• Non-essential businesses may continue operations so long as they do not require in-person and on-site transactions. In sub-section “d” of the list of exemptions in the executive order, Ducey writes that all Arizonans must limit their time away from home except, “Employment, if as a sole proprietor or family-owned business, work is conducted in a separate office space from your home and the business is not open to serve the public.”
  • Will I be cited for going out in public?
    • Prior to any enforcement action being taken, if you are found guilty of violating this executive order (not practicing physical distancing while conducting outdoor exercise, for example), you will be notified and permitted to comply. If you do not comply, authorities have the right to issue a class 1 misdemeanor.
  • What about public transportation?
    • You may utilize public transportation if it is an absolute necessity and is in accordance with the essential functions listed above. As always, physical distancing is required.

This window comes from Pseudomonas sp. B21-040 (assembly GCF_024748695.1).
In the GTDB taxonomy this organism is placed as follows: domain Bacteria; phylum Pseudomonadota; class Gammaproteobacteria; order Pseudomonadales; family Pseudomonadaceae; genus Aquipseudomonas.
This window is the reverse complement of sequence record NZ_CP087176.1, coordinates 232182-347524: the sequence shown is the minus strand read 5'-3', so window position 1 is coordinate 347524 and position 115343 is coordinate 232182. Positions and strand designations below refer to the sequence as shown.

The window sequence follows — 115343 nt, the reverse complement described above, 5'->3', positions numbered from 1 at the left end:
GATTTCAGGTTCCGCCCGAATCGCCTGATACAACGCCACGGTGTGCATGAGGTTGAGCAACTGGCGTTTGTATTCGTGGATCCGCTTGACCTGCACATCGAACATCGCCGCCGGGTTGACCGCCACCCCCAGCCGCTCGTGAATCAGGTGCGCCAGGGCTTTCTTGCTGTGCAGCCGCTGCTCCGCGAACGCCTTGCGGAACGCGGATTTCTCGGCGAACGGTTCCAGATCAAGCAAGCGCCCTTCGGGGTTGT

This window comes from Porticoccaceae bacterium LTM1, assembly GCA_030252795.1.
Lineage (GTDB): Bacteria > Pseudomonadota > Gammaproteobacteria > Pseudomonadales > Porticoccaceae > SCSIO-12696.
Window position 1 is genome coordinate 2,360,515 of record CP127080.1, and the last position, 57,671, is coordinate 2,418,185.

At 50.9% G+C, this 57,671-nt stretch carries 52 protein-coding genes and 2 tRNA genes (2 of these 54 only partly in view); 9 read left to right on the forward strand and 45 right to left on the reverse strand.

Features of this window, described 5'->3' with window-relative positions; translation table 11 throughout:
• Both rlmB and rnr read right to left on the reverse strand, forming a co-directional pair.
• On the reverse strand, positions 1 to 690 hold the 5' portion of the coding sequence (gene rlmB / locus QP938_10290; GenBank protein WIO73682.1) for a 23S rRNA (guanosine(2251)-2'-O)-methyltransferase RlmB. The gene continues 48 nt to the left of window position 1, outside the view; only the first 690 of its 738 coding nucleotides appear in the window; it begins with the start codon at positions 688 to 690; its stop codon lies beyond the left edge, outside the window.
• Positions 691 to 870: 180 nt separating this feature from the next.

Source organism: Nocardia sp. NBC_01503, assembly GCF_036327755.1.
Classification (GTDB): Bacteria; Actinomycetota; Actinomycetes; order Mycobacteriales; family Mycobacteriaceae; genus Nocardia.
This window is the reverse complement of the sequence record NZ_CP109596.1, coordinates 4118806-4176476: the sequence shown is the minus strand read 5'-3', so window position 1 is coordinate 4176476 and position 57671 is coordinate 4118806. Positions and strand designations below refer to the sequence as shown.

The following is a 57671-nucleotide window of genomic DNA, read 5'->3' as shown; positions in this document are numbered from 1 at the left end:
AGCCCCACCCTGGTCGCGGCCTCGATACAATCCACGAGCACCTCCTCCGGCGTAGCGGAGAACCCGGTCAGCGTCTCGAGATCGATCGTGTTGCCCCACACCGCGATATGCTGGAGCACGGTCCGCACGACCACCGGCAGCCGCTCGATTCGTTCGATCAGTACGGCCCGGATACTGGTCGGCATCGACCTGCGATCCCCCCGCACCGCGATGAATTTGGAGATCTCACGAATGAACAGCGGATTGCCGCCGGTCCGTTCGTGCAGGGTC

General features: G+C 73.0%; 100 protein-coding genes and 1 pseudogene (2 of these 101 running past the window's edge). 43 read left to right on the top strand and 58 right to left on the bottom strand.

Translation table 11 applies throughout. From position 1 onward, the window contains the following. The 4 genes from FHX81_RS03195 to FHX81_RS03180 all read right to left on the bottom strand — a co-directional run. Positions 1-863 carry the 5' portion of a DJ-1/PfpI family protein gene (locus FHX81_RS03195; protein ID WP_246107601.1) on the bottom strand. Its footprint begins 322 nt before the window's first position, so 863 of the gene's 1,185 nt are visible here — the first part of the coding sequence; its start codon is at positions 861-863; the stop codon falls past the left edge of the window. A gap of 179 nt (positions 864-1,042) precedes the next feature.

• How does this pertain to the homeless population?
    • Those who are experiencing homelessness “are exempt from this directive,” says Ducey, but are urged to seek shelter wherever they can.


For Tempe residents, a statement from Mayor Mark Mitchell declares that all city park amenities, not including restrooms and water fountains, will be closed in order to help prevent the spread of COVID-19.

This includes: playground equipment; exercise and fitness stations, sports courts (tennis, pickleball, basketball and volleyball); ramadas, picnic tables and benches; dog parks; bike and skate parks; splash pads.

In compliance with Gov. Ducey’s directive, which encourages the use of golf courses, Ken McDonald and Rolling Hills golf clubs will remain open with the exception of closing pro shops and restaurants and expanding cart rentals to one per person. Boat rentals at Tempe Beach and Kiwanis parks will remain closed.

Governor Ducey’s full executive order:


List of essential businesses and services:


City of Tempe: